Chuck Frey also discusses in his articles the link between mind mapping and introversion, stating, “I suspect that many users of mind mapping software are introverts, because they enjoy exploring ideas and their implications. It enables them to expose their thinking visually, on screen, and manipulate ideas and knowledge to an extraordinary degree.”  Mind mapping can help business leaders to organize their thoughts and manage their tasks, aiding in creativity and productivity in their work.

Teaching Visualization to Students

I came across this interesting article, Opening the Door: Teaching Students to Use Visualization to Improve Comprehension” by Education World with a step by step approach on how to teach students visualization skills for increased understanding and retention.  This is a great way to incorporate mind mapping as well to provide a tool for the brainstorming and drawing phase of their visualization process.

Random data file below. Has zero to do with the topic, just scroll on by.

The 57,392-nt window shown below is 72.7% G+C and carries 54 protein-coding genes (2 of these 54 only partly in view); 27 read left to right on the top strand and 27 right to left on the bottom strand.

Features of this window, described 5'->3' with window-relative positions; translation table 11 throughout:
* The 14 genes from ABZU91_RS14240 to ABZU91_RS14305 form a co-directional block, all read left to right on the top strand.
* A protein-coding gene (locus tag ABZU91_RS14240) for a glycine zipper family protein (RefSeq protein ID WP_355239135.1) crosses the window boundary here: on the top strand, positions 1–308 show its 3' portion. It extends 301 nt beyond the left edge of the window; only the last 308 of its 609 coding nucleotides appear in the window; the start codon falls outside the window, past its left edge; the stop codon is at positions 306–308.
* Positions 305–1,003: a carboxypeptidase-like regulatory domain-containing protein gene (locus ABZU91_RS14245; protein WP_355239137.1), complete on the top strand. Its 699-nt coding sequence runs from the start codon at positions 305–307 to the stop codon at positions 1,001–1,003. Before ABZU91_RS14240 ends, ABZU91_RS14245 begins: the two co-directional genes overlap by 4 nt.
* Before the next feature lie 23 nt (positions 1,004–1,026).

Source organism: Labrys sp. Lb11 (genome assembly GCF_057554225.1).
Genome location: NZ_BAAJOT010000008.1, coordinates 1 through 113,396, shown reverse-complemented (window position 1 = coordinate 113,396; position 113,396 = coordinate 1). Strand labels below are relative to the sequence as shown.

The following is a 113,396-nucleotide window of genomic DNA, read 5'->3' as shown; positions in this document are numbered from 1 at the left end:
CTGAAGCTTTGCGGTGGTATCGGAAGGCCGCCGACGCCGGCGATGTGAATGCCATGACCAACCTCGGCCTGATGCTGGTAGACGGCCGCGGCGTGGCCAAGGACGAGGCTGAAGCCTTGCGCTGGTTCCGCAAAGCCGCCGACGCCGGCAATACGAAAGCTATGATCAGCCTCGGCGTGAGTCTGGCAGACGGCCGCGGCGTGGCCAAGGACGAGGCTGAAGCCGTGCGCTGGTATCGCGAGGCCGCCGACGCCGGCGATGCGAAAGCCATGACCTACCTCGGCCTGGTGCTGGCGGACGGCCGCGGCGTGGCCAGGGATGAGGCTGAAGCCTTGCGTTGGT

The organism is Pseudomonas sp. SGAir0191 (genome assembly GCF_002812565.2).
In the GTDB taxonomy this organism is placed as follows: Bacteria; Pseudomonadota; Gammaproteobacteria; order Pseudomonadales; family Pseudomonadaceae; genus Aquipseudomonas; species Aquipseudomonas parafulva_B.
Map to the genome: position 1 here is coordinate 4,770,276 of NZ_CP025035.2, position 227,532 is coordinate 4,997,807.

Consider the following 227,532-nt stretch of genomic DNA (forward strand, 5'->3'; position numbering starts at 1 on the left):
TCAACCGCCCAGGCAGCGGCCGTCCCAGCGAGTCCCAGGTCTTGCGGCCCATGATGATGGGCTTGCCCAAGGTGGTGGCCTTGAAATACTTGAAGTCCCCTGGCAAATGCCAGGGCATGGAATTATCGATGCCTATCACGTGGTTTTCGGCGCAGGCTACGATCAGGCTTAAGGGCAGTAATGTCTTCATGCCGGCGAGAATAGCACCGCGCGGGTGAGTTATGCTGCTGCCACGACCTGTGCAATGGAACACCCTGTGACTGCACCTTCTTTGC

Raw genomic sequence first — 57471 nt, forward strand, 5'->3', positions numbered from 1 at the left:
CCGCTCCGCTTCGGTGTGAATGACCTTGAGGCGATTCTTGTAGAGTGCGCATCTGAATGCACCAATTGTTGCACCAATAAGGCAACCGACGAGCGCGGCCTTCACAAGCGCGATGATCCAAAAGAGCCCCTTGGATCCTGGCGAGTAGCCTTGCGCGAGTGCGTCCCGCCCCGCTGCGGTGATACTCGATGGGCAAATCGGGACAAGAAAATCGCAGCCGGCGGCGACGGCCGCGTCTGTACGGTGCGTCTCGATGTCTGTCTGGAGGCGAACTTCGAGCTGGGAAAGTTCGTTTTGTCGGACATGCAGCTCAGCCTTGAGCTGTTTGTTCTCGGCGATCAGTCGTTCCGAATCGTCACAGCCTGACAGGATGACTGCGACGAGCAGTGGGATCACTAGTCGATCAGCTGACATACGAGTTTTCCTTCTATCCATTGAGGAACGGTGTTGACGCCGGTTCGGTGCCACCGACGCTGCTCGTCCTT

Some kids enjoy reading but many dread it, finding it to be boring and frustrating, especially reading textbooks and other school assignments.  Most see it as a passive activity and would rather be playing outside or engaging in other active past times.  This article demonstrates, however, how to make reading an active rather than passive activity with the following easy to follow steps:

Step 1:  Modeling the Technique is where the teacher reads aloud text and then describes what images come to mind for the students to observe this active process in reading.

Step 2:  Students Practice Visualizing is the stage where the teacher reads passages to the students, and they are encouraged to close their eyes and become aware of images that come to mind associated with the words read.